Planners commonly fail to accurately quantify the full range of benefits from new transmission and call it a “conservative” analysis, the study explains. But that is "exactly the opposite of conservative" because it understates the costs and risks imposed on customers and other electricity market participants from not having transmission.
“We are spending about $20 billion per year on transmission and most of that spending is justified on the basis of reliability,” Pfeifenberger said. “If you spend $20 billion a year on transmission, you might as well spend it on the best projects.”
Planning in action: Path 15 and PVD2
An ex post study done by the California Independent System Operator (CAISO) after the state’s 1999-2001 energy crisis proved the point, the study explains. Before the crisis, an upgrade to the Path 15 system was rejected because the cost of congestion on the line in 1998 was only $12 million. But during the crisis, CAISO’s study showed, the cost was $20 million to $80 million per month.
The rejected Path 15 upgrade could have “reduced the energy and ancillary services costs by over $200 million through December 2000,” the study reports. “Given the project’s ultimate costs of $250 million and the fact that the crisis lasted through the first quarter of 2001, we now know with the benefit of hindsight that upgrading the transmission constraint would likely have paid for itself in just one year during the Power Crisis.”
Scenario planning is a tool with which planners might replace hindsight with foresight, Chang added. “Through the scenarios, planners can know quite a bit about the future. The question is ‘what kind of change in the system or in the regulatory regime might affect the way investments are made?’ There is a lot of information available.”
Among 17 different futures modeled for California’s $71 million per year Palo Verde-Devers (PVD2) project, the study reports, one modeled an outage at the San Onofre nuclear facility, which subsequently occurred. All together, the PVD2 modeling found that even if project costs grew to $100 million per year, “the “downside” risk of $30–40 million is small compared to the 40% chance that annual costs could be between $100 million and $750 million higher without the project.”
This example also showed how important it is for policymakers as well as regulators to understand the actual costs and benefits of transmission, Pfeifenberger said. After California and Arizona planners and California regulators endorsed the project, the elected Arizona Corporation Commission (ACC) rejected it because “bashing California was a good way to get re-elected.”
When they later discovered they had lost a valuable export pathway for their excess solar generation, the ACC began reconsidering the line.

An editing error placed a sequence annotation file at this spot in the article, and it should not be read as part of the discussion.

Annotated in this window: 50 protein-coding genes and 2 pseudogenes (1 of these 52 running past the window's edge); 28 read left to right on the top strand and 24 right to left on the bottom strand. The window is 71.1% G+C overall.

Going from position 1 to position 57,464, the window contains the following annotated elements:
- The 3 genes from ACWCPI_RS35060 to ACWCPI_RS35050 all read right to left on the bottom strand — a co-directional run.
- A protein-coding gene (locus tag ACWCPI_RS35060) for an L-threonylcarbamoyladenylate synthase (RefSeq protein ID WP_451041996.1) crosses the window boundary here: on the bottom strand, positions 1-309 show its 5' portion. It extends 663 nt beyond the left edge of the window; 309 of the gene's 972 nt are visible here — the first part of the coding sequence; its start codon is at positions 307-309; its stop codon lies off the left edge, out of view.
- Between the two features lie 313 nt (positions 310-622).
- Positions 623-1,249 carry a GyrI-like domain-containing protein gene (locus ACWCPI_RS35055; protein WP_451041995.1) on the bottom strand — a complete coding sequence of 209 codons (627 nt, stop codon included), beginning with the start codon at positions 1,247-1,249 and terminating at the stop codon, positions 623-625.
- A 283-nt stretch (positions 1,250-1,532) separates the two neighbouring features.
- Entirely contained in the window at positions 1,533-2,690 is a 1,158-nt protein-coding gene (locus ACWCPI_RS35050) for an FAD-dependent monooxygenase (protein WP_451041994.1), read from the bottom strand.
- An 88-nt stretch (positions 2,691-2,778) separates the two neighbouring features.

“Policymakers and state regulators are rightfully concerned about how much consumers are paying for delivered electricity,” Chang said. “We are trying to shift the paradigm. It is not just the cost of making the investment versus the cost of not making the investment. It is also the cost of not making the investment in all the future uncertainties. That is a difficult shift to make for policymakers and regulators who are worried about costs to customers.”
What policymakers should do
To get beyond viewing transmission problems and solutions in hindsight and optimize the planning and cost/benefit estimation process, the report recommends that policymakers:
- Resist assuming less transmission is always the low cost solution.
- Urge planners to move from “least regrets” transmission planning to the consideration of “regrettable circumstances” planning for the possibility of infrequent but very high-cost outcomes.
- Urge transmission planners to move to considering the multiple values provided by transmission.
- Expand inter-regional planning processes that address different needs in different regions.
- Require every region to consider inter-regional transmission projects of all project types and benefits.
- Consider the combined benefits to interconnected regions and the unique added values of inter-regional transmission instead of only their regions’ benefits.
- Apply the benefit-to-cost thresholds for inter-regional projects as they do to regional projects.
“We are doing a poor job with inter-regional planning,” Pfeifenberger said. “The boundaries between power regions almost look like demilitarized zones. But with a trend toward a cleaner power future, transmission between regions has the potential to allow compliance with future goals at a lower cost.”
“Even if we don’t get to the point where New England or New York will build new transmission all the way to the Midwest to get cheaper wind,” Chang said, “people should start thinking inter-regionally because there is a lot to be gained from regional collaboration.”